About WaterSHED


“…that everyone is enabled to adopt appropriate water, sanitation and hygiene related behaviours.”


“WaterSHED engages local enterprises and government in the development of sustainable market-based approaches that empower households to be active and informed consumers of water, sanitation and hygiene products and services.”


“We believe integrity comes first; we strive for the highest efficiency and quality in our work; and we promote leadership at all levels.”

Lack of access to safe water, proper sanitation and effective hygiene is an on-going global health and development crisis resulting in millions of deaths and massive infectious disease morbidity burdens affecting billions of persons annually. The World Health Organization (WHO) estimates that nearly one-tenth of the global disease burden could be prevented by improving water supply, sanitation, hygiene, and the management of water resources. Inadequate water, sanitation and hygiene account for roughly 94 percent of the 4 billion cases of diarrhea that WHO estimates to occur globally each year. Children under the age of 5 in developing countries bear the greatest burden, accounting for the majority of the 1.5 million deaths attributed to diarrhea annually.

These impacts are greatest in developing countries, among the poorest people and communities, and on those with underlying risks factors, such as HIV-AIDS, the malnourished, infants, children and the elderly. The health and developmental effects of unsafe drinking water, poor sanitation and inadequate personal hygiene perpetuate a cycle of poverty in which the poor become increasingly disadvantaged in a globalized economy.

Recent evidence documents that increased water access (i.e., adequate water quantity), improved water quality (by household water treatment and safe storage), effective sanitation (e.g., sanitary latrines) and proper hygiene (i.e., handwashing at critical times), all contribute to reduced diarrheal disease in children under age 5, with typical reductions of between 25-45% for each intervention (Ejemot et al., 2008; Fewtrell et al., 2005; Clasen et al., 2007; Sobsey et al., 2008; Curtis and Cairncross, 2003). These WSH interventions include a marketable technology or service, and a behavior change aspect, that, when implemented together, can effectively break the chain of disease transmission among adopting populations.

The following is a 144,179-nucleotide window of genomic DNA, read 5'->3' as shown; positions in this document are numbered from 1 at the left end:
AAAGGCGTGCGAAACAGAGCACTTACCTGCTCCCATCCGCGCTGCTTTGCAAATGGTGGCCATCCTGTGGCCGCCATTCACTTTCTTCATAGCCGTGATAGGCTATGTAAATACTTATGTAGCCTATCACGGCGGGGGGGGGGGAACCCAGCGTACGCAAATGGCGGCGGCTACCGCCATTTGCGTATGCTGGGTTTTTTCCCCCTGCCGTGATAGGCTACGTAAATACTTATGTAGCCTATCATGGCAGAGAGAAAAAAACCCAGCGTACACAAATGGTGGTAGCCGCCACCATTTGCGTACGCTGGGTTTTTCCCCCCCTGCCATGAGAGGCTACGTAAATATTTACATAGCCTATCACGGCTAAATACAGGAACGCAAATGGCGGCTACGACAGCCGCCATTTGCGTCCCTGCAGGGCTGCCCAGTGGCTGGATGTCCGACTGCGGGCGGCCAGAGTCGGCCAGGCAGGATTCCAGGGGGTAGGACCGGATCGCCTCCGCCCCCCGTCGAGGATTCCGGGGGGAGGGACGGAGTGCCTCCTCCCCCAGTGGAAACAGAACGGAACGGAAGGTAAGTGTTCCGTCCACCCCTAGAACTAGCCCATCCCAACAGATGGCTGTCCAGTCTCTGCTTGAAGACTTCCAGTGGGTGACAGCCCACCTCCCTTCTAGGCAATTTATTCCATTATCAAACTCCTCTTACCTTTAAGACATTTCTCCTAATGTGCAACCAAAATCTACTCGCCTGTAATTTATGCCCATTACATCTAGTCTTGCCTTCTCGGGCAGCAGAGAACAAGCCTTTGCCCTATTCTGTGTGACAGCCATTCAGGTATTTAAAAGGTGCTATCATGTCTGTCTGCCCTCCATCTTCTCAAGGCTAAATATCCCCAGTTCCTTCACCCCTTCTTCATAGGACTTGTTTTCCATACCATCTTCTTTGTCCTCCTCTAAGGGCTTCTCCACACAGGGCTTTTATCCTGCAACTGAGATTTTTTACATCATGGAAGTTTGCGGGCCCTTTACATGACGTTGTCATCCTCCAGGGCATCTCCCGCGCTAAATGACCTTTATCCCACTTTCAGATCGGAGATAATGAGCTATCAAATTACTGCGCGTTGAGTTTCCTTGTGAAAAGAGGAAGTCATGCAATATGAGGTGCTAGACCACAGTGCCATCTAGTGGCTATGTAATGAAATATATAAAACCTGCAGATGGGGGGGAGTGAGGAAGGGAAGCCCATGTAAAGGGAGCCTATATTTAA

USAID’s foundational support for WaterSHED was to build a program that promoted increased access to clean water, sanitation and hygiene in Southeast Asia using commercial channels. The WaterSHED program – which stands for Water, Sanitation and Hygiene Enterprise Development – originally began as a public-private partnership led by UNC’s Gillings School of Global Public Health. Between 2009 and 2012, USAID funded WaterSHED through its Global Development Alliance (GDA), a program designed to harness the power of the marketplace to create economic opportunities, improve health outcomes, and promote sustainable models for financing development.

The WaterSHED program’s overall implementation strategy was to:

  1. Develop, test and implement financially-sustainable business models for delivering effective and affordable Water, Sanitation and Hygiene (WSH) products and services to lower-income market segments;
  2. Strengthen and leverage the capacity of local entrepreneurs to deliver WSH products and services sustainably and profitably;
  3. Assess and document the ability of commercial enterprises to increase the sustained and proper use of WSH products and services; and,
  4. Collaborate with WSH partners through multiple platforms to develop marketing and other strategies and tools for scale-up and replication of public-private mechanisms focused on commercialization.